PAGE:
Eating disorders are severe psychiatric illnesses that often develop alongside an addiction. Eating disorders include the diseases anorexia nervosa, bulimia nervosa, and binge eating disorder. Among the eating disorders, bulimia nervosa is more commonly associated with substance abuse addiction compared to other mental illnesses.

Research has demonstrated that substance use disorders are in fact higher among women with bulimia nervosa compared to that of women in the general population [1]. Furthermore, studies have identified that individuals who struggle with bulimia nervosa may abuse a wide range of substances, including prescription medications, alcohol, street drugs, as well as non-psychoactive substances, such as diet pills, emetics, diuretics, and laxatives [1].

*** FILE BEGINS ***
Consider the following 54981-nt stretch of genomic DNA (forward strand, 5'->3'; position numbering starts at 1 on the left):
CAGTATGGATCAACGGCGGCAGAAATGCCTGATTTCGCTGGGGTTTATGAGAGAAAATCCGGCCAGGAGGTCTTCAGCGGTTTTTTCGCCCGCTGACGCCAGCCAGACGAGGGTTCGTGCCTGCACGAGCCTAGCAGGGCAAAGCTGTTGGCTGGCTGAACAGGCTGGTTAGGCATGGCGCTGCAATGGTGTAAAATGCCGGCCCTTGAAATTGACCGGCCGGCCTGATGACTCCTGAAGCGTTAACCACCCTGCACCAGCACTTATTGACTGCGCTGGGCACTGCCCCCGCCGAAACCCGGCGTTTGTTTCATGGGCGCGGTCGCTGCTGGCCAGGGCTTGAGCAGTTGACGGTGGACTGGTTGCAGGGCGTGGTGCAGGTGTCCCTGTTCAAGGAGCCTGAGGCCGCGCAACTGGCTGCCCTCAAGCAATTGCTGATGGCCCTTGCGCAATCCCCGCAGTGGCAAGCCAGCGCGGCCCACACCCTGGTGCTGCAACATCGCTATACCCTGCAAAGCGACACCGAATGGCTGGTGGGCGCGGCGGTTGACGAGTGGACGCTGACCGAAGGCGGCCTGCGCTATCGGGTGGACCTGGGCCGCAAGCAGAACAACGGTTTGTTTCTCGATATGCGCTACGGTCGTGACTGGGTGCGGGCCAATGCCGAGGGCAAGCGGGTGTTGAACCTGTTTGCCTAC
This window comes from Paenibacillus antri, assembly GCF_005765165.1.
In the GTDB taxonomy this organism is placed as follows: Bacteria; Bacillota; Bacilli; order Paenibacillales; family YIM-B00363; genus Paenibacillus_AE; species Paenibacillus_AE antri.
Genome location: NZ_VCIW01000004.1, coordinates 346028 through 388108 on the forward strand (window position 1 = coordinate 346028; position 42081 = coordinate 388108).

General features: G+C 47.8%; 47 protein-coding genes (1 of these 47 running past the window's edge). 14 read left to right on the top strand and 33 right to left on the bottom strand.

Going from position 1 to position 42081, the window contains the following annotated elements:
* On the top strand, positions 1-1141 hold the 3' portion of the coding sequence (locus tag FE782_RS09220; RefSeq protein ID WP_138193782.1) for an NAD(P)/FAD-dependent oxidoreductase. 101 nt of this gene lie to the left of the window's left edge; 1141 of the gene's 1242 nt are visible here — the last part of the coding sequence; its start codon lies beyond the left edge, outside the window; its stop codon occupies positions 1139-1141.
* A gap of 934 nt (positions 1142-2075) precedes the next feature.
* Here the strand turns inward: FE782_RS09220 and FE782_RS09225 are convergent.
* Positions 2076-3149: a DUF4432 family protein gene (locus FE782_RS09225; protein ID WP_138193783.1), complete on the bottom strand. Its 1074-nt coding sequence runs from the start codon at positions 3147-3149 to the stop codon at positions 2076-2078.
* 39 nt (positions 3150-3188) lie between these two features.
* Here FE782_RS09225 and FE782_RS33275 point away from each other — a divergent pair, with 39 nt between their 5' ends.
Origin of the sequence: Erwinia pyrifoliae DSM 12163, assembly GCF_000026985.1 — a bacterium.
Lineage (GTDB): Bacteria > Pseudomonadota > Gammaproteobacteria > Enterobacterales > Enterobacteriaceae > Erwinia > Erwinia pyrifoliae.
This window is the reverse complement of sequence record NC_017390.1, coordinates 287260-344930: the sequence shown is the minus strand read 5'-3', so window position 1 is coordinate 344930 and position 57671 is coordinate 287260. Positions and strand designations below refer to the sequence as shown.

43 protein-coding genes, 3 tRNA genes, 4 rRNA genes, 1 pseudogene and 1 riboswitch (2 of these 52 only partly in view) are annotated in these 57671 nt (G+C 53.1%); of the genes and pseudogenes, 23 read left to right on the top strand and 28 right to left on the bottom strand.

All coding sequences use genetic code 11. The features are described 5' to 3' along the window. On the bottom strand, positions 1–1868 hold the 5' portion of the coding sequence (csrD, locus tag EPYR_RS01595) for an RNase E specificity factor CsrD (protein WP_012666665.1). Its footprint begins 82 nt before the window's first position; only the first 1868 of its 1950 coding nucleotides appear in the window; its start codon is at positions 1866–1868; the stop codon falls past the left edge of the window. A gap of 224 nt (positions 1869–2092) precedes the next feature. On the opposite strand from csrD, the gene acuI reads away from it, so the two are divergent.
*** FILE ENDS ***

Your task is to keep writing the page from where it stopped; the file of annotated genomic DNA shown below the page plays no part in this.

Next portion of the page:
Understanding the Nature of Bulimia Nervosa

Bulimia nervosa is an eating disorder that is defined by several criteria, more specifically the reoccurring binge eating and purging episodes. Individuals with bulimia nervosa will typically binge on an abnormally large amount of food (usually over a short period of time), and follow the binging episode with some form of purging.

Purging can occur through self-induced vomiting, excessive exercise, diuretic use, or laxative abuse. A person with bulimia nervosa will attempt to “compensate” for the food that was ingested in their binging episode through a purging mechanisms, and this vicious cycle can reoccur multiple times throughout the days and/or weeks.